Encountering this sentence, I immediately wanted to ask ‘Why did the work take on the particular nature it had?’ and ‘Why did the employers organise the work in the ways that they did?’ In other words, why did the employers try to get total control of the wharfies’ work, and make them work in such dirty, dangerous conditions?'
Unlike Green, Scott had answers to these questions - he saw the capitalist drive for profits, and the alleged fact that increased profits could only come from the increased exploitation of labour, as the reasons for control freak shipping companies making wharfies risk their lives in filthy conditions. In giving these answers, he relied on a big historical picture, which was the product of the analysis of, amongst other things, many other specimens of industrial conflict, to make the sense of the details of the conflict on New Zealand’s waterfront.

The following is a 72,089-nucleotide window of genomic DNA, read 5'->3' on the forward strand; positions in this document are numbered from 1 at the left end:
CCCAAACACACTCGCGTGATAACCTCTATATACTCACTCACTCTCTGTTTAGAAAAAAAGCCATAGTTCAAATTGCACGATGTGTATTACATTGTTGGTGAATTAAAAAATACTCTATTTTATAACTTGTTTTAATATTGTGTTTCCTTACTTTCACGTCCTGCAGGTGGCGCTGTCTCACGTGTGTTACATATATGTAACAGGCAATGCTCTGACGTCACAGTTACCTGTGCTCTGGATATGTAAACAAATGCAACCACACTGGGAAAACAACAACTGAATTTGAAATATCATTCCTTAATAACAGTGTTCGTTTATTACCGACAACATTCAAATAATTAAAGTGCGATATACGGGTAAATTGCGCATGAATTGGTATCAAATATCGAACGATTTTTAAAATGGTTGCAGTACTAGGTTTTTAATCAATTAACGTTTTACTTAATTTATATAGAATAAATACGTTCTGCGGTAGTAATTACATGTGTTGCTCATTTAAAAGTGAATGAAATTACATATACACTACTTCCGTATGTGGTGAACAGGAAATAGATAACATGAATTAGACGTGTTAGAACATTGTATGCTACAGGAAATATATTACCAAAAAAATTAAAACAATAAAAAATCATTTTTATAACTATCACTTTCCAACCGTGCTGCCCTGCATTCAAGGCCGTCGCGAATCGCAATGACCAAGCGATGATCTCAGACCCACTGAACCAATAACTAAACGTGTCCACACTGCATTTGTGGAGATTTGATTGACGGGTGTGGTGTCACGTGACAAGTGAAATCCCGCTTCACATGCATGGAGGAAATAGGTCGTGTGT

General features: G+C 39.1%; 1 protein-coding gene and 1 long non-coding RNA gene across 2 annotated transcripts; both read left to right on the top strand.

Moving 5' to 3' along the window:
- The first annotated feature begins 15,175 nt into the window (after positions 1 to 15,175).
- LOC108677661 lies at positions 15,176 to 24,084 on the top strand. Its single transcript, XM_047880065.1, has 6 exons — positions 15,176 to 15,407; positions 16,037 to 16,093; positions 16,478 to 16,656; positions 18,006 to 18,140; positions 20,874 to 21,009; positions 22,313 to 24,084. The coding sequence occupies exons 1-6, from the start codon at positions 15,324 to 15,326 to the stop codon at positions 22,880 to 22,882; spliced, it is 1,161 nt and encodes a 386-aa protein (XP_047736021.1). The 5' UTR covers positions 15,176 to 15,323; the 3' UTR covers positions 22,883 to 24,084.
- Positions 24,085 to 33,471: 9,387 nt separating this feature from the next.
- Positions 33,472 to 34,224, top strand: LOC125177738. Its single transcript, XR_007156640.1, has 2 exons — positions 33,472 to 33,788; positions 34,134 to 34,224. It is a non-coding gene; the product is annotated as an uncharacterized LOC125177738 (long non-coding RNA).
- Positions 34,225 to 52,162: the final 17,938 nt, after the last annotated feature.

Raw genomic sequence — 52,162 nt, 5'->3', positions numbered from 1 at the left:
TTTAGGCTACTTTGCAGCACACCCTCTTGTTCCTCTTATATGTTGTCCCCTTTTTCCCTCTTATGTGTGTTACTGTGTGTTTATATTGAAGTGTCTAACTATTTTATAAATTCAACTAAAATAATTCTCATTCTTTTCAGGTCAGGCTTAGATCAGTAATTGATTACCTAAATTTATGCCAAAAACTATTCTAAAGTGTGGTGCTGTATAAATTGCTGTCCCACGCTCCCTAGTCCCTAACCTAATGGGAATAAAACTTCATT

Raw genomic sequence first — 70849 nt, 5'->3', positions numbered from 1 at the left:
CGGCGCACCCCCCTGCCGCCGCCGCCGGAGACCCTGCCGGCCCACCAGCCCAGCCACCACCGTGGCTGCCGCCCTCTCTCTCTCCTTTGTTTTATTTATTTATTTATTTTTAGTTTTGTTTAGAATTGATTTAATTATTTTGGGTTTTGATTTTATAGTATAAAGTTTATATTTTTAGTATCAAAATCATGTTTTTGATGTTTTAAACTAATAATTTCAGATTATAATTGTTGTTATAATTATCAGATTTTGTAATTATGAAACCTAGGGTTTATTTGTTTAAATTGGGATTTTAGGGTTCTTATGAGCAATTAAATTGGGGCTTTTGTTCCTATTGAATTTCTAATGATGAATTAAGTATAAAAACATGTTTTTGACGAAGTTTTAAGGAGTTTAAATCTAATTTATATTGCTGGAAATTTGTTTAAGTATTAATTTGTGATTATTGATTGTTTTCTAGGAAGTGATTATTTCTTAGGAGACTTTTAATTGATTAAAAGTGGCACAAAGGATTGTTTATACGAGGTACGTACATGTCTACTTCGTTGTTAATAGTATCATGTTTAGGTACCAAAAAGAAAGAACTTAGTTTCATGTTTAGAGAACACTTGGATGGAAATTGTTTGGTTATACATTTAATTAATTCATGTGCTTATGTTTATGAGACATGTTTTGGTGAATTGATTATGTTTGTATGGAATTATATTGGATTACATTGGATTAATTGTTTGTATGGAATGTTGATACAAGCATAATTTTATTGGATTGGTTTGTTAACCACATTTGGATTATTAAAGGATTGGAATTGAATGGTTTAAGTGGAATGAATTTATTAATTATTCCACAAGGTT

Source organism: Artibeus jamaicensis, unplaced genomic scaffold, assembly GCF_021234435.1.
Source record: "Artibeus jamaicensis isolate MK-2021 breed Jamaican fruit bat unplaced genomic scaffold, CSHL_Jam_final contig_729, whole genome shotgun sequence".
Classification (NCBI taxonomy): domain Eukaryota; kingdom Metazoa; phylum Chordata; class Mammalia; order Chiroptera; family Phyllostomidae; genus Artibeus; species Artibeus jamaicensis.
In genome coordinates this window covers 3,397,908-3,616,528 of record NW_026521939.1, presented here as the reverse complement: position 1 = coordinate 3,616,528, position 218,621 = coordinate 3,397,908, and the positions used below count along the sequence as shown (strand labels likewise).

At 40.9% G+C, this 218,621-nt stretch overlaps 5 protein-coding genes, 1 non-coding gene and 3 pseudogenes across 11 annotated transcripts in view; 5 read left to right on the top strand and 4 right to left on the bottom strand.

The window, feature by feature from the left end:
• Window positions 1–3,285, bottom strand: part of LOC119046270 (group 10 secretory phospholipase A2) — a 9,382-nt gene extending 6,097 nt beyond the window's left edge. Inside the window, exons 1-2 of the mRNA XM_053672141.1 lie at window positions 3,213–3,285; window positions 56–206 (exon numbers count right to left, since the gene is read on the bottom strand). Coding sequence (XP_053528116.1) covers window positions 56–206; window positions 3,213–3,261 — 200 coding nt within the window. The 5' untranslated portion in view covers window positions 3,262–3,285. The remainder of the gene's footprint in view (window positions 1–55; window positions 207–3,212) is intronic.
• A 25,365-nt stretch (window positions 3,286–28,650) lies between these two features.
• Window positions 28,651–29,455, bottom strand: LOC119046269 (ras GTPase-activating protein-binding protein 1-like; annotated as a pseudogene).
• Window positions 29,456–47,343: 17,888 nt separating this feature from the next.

I am not suggesting that Scott’s is the only sensible possible treatment of the 1951 Lockout and the conflicts that preceded it; rather, I am arguing that Green’s research has been insufficiently informed by the sort of hypothesis - I have been calling it a ‘big picture’ - that might be able to illuminate the facts she has unearthed. It’s all very well to collect facts, but facts need the explanation that can only be provided by a sophisticated hypothesis - a hypothesis which of course ought to be open to falsification and modification. Part of the problem for Green is thatthe details her close ups capture are so extraordinary and controversial that, for the New Zealand reader at least, they demand an explanation of the type she seems most reluctant to give.